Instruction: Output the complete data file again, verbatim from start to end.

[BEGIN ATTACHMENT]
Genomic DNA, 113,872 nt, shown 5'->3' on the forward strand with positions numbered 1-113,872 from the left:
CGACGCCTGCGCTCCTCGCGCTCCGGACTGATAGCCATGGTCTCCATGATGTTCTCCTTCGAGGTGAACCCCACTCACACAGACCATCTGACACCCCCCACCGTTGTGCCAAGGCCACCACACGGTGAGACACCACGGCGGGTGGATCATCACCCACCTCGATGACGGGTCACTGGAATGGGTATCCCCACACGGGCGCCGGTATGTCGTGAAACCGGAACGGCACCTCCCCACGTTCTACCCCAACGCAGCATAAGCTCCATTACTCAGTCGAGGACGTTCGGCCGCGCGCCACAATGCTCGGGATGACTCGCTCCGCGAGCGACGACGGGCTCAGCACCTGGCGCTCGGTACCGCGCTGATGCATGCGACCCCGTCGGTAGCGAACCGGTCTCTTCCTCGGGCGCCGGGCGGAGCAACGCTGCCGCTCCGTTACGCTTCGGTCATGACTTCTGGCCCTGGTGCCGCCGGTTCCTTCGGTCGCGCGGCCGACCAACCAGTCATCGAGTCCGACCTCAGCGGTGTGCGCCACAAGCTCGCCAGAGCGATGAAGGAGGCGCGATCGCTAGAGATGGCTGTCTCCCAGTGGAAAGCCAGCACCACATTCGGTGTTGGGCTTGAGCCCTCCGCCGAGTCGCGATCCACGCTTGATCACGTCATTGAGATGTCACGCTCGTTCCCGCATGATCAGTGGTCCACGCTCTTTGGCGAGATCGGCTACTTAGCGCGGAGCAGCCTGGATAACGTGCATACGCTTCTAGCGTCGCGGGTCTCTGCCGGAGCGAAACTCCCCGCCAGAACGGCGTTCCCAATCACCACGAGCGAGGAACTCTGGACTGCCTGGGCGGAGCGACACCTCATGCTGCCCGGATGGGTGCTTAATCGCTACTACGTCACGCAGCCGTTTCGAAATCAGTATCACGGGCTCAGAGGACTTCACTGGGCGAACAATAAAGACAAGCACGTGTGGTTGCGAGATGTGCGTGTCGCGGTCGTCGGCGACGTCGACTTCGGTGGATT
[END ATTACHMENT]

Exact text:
Genomic DNA, 113,872 nt, shown 5'->3' on the forward strand with positions numbered 1-113,872 from the left:
CGACGCCTGCGCTCCTCGCGCTCCGGACTGATAGCCATGGTCTCCATGATGTTCTCCTTCGAGGTGAACCCCACTCACACAGACCATCTGACACCCCCCACCGTTGTGCCAAGGCCACCACACGGTGAGACACCACGGCGGGTGGATCATCACCCACCTCGATGACGGGTCACTGGAATGGGTATCCCCACACGGGCGCCGGTATGTCGTGAAACCGGAACGGCACCTCCCCACGTTCTACCCCAACGCAGCATAAGCTCCATTACTCAGTCGAGGACGTTCGGCCGCGCGCCACAATGCTCGGGATGACTCGCTCCGCGAGCGACGACGGGCTCAGCACCTGGCGCTCGGTACCGCGCTGATGCATGCGACCCCGTCGGTAGCGAACCGGTCTCTTCCTCGGGCGCCGGGCGGAGCAACGCTGCCGCTCCGTTACGCTTCGGTCATGACTTCTGGCCCTGGTGCCGCCGGTTCCTTCGGTCGCGCGGCCGACCAACCAGTCATCGAGTCCGACCTCAGCGGTGTGCGCCACAAGCTCGCCAGAGCGATGAAGGAGGCGCGATCGCTAGAGATGGCTGTCTCCCAGTGGAAAGCCAGCACCACATTCGGTGTTGGGCTTGAGCCCTCCGCCGAGTCGCGATCCACGCTTGATCACGTCATTGAGATGTCACGCTCGTTCCCGCATGATCAGTGGTCCACGCTCTTTGGCGAGATCGGCTACTTAGCGCGGAGCAGCCTGGATAACGTGCATACGCTTCTAGCGTCGCGGGTCTCTGCCGGAGCGAAACTCCCCGCCAGAACGGCGTTCCCAATCACCACGAGCGAGGAACTCTGGACTGCCTGGGCGGAGCGACACCTCATGCTGCCCGGATGGGTGCTTAATCGCTACTACGTCACGCAGCCGTTTCGAAATCAGTATCACGGGCTCAGAGGACTTCACTGGGCGAACAATAAAGACAAGCACGTGTGGTTGCGAGATGTGCGTGTCGCGGTCGTCGGCGACGTCGACTTCGGTGGATT